"Part of the problem is that while they were in jail, they were not earning any money," Melletz said. "But that does not stop child support, and you cannot retroactively reduce payments."
How much of the $3.5 million will go toward child support and how many of the wrongfully jailed individuals will be affected has not been determined, officials said.
Last month, the city approved the settlement, which includes attorneys' fees. The city will pay $1.88 million and insurance will pay $1.62 million.
Shortly after the settlement was approved, a child support supervisor sent a letter to the clerk of U.S. District Court in Camden, citing New Jersey law that requires lawyers to pay child support before their clients get money.
"Unfortunately . . . this does not always happen," said the letter sent from the Probation Division, which oversees child support.
Those who sued in federal court are among 200 arrested by the narcotics officers later convicted of planting evidence, filing false police reports, and lying in court. Not all sued.
The city previously paid $344,000 to 11 others who sued in Superior Court in Camden County. It is not known how much of this amount was garnished for child support.
As part of the bigger settlement, the city required nondisclosure, said Melletz and other lawyers involved with the cases.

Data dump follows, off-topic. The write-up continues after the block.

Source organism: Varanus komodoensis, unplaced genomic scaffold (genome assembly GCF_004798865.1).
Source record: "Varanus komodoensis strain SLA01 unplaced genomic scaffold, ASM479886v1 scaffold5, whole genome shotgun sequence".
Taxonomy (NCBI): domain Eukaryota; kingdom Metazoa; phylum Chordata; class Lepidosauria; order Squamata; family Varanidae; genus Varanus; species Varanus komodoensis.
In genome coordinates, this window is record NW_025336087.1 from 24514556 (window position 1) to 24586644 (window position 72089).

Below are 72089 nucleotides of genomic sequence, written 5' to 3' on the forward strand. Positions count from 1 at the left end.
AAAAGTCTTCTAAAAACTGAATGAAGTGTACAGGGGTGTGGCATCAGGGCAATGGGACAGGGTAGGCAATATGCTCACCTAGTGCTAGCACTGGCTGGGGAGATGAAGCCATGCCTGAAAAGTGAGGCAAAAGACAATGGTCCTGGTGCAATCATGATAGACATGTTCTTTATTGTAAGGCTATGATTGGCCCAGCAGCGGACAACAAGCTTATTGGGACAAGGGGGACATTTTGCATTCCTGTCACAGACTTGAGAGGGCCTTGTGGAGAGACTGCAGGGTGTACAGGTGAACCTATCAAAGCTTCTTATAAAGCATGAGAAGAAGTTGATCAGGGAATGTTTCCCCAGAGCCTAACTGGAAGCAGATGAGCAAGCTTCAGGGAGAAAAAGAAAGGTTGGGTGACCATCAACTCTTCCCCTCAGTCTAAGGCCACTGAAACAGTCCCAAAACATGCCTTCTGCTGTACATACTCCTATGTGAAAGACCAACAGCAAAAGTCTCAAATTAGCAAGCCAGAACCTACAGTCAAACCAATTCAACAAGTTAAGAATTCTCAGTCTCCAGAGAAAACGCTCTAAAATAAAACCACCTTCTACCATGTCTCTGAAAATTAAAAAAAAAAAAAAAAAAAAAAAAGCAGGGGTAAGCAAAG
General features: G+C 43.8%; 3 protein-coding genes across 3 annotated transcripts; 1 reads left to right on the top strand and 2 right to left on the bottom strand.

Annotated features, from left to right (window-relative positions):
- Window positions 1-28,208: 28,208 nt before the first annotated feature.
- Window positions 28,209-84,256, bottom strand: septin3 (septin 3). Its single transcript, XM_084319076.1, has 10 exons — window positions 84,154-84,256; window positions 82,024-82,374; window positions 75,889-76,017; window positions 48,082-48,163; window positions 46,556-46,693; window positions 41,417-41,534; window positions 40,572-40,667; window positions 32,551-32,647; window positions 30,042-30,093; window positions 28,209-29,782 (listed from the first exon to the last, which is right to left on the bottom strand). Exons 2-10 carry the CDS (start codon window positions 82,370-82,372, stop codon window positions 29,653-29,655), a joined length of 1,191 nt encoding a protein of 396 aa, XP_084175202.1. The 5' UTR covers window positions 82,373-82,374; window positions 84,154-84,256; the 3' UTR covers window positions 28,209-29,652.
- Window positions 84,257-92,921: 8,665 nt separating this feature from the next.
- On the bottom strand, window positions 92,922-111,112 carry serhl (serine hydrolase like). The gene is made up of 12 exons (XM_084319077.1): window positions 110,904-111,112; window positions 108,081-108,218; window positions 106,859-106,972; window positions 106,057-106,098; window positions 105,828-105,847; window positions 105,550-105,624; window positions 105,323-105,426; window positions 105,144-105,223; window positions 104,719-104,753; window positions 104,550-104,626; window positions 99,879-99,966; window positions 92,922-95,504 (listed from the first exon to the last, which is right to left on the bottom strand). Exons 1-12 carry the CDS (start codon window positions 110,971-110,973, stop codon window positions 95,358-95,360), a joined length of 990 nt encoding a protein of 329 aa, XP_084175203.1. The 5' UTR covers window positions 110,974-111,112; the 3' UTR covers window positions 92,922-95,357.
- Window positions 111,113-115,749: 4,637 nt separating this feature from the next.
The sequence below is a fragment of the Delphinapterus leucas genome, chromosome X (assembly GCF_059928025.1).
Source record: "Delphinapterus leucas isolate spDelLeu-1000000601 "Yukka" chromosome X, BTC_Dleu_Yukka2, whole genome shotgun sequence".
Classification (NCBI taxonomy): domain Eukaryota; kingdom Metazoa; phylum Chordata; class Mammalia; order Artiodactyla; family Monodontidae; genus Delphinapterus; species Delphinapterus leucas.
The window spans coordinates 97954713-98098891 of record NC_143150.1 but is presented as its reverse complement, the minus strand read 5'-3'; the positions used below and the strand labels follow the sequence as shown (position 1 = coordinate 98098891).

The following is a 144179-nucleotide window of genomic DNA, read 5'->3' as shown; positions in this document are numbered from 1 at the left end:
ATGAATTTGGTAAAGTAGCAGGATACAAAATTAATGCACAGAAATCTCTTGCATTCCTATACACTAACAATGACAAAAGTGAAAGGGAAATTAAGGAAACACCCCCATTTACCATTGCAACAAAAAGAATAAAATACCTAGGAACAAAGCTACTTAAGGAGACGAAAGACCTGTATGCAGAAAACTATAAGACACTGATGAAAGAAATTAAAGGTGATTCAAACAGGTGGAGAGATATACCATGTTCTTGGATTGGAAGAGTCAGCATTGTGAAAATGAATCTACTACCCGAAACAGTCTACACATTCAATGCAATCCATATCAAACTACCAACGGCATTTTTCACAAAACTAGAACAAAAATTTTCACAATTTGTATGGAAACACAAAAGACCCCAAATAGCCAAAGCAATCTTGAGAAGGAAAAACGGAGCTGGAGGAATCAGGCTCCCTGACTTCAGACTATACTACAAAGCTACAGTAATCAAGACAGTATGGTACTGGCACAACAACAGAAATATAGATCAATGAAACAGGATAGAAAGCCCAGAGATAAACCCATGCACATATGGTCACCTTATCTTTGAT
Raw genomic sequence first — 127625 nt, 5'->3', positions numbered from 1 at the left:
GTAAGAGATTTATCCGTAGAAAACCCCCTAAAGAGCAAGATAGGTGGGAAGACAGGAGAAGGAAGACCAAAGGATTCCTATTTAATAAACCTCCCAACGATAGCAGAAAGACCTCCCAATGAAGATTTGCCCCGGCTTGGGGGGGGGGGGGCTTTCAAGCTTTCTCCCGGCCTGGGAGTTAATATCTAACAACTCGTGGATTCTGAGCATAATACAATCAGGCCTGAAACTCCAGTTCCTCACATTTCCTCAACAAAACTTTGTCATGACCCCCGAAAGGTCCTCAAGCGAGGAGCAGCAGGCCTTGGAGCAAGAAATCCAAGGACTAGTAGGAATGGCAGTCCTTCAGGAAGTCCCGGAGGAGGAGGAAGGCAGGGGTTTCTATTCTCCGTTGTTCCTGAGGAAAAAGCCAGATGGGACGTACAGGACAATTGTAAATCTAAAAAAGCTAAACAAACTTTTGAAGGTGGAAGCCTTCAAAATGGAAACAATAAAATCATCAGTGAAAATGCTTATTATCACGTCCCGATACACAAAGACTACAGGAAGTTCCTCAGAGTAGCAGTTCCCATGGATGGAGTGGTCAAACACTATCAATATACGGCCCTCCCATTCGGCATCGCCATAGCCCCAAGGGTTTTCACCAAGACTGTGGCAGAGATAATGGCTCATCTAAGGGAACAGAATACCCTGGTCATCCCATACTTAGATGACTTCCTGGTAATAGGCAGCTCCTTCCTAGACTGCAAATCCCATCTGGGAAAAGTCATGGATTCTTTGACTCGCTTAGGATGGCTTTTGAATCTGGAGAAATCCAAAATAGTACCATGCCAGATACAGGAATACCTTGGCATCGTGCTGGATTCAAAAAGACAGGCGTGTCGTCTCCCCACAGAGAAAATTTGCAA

Camden's attorney, John Eastlack, said the city had no breakdown of how much each person would receive. That was worked out among the plaintiffs' attorneys, he said.
Alexander Shalom, a lawyer with the American Civil Liberties Union of New Jersey, expressed concern about the nondisclosure agreements and whether city officials knew how much each plaintiff would receive. The ACLU represented one plaintiff.
"We believe that situations with confidentiality should be rare, especially when dealing with public entities." Shalom said. "Taxpayers have a right to see how their money is being spent."
Shalom said that the city could find the breakdown of payments in court records and that he believed it had a responsibility to account for the $3.5 million.
Nonetheless, Shalom said, he is bound by the agreement and cannot say how much Joel Barnes, represented by the ACLU, will receive for spending 418 days in jail. Barnes alleged that police planted drugs after raiding his Camden home.
Under state law, those wrongfully jailed are entitled to $20,000 for each year served.
Shawn Sheekey, director of the Camden County Board of Social Services, said his office also would check whether the families of those who were jailed have received state or federal subsidies that should be refunded.
If a family is still receiving aid, the money may be used to pay social services equal to the amount of child support owed, Sheekey said.
Contact Barbara Boyer at (856) 779-3838, firstname.lastname@example.org, or follow on Twitter @BBBoyer.